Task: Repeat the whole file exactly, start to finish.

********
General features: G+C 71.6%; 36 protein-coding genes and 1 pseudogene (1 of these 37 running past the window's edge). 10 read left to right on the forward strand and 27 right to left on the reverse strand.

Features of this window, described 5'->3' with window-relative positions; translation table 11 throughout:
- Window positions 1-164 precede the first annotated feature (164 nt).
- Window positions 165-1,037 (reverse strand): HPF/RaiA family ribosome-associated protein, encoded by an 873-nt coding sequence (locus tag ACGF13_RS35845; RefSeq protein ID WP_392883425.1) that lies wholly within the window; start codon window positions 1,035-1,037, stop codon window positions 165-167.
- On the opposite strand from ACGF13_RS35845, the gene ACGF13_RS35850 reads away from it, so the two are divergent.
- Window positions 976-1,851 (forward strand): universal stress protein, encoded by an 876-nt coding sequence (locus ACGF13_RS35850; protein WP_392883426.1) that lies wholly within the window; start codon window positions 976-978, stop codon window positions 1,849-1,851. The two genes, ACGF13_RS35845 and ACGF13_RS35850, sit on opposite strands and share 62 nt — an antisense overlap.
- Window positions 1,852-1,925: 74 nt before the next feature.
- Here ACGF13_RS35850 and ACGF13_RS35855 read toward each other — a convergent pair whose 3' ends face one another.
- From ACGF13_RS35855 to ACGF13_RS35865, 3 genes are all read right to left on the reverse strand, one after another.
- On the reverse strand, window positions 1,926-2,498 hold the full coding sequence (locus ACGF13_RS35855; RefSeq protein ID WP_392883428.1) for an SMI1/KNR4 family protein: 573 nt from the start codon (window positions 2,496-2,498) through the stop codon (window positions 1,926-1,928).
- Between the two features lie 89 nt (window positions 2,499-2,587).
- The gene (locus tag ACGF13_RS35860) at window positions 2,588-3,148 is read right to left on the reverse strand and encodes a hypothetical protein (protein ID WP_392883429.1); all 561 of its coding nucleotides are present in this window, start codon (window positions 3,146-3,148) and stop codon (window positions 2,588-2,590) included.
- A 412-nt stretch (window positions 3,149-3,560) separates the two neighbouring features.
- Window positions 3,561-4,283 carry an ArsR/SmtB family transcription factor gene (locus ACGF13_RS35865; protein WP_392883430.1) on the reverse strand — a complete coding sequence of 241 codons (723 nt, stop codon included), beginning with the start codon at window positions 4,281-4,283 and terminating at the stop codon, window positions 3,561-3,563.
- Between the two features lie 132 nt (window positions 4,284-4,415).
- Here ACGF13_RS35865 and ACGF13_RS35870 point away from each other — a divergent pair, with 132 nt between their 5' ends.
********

General features: G+C 71.6%; 36 protein-coding genes and 1 pseudogene (1 of these 37 running past the window's edge). 10 read left to right on the forward strand and 27 right to left on the reverse strand.

Features of this window, described 5'->3' with window-relative positions; translation table 11 throughout:
- Window positions 1-164 precede the first annotated feature (164 nt).
- Window positions 165-1,037 (reverse strand): HPF/RaiA family ribosome-associated protein, encoded by an 873-nt coding sequence (locus tag ACGF13_RS35845; RefSeq protein ID WP_392883425.1) that lies wholly within the window; start codon window positions 1,035-1,037, stop codon window positions 165-167.
- On the opposite strand from ACGF13_RS35845, the gene ACGF13_RS35850 reads away from it, so the two are divergent.
- Window positions 976-1,851 (forward strand): universal stress protein, encoded by an 876-nt coding sequence (locus ACGF13_RS35850; protein WP_392883426.1) that lies wholly within the window; start codon window positions 976-978, stop codon window positions 1,849-1,851. The two genes, ACGF13_RS35845 and ACGF13_RS35850, sit on opposite strands and share 62 nt — an antisense overlap.
- Window positions 1,852-1,925: 74 nt before the next feature.
- Here ACGF13_RS35850 and ACGF13_RS35855 read toward each other — a convergent pair whose 3' ends face one another.
- From ACGF13_RS35855 to ACGF13_RS35865, 3 genes are all read right to left on the reverse strand, one after another.
- On the reverse strand, window positions 1,926-2,498 hold the full coding sequence (locus ACGF13_RS35855; RefSeq protein ID WP_392883428.1) for an SMI1/KNR4 family protein: 573 nt from the start codon (window positions 2,496-2,498) through the stop codon (window positions 1,926-1,928).
- Between the two features lie 89 nt (window positions 2,499-2,587).
- The gene (locus tag ACGF13_RS35860) at window positions 2,588-3,148 is read right to left on the reverse strand and encodes a hypothetical protein (protein ID WP_392883429.1); all 561 of its coding nucleotides are present in this window, start codon (window positions 3,146-3,148) and stop codon (window positions 2,588-2,590) included.
- A 412-nt stretch (window positions 3,149-3,560) separates the two neighbouring features.
- Window positions 3,561-4,283 carry an ArsR/SmtB family transcription factor gene (locus ACGF13_RS35865; protein WP_392883430.1) on the reverse strand — a complete coding sequence of 241 codons (723 nt, stop codon included), beginning with the start codon at window positions 4,281-4,283 and terminating at the stop codon, window positions 3,561-3,563.
- Between the two features lie 132 nt (window positions 4,284-4,415).
- Here ACGF13_RS35865 and ACGF13_RS35870 point away from each other — a divergent pair, with 132 nt between their 5' ends.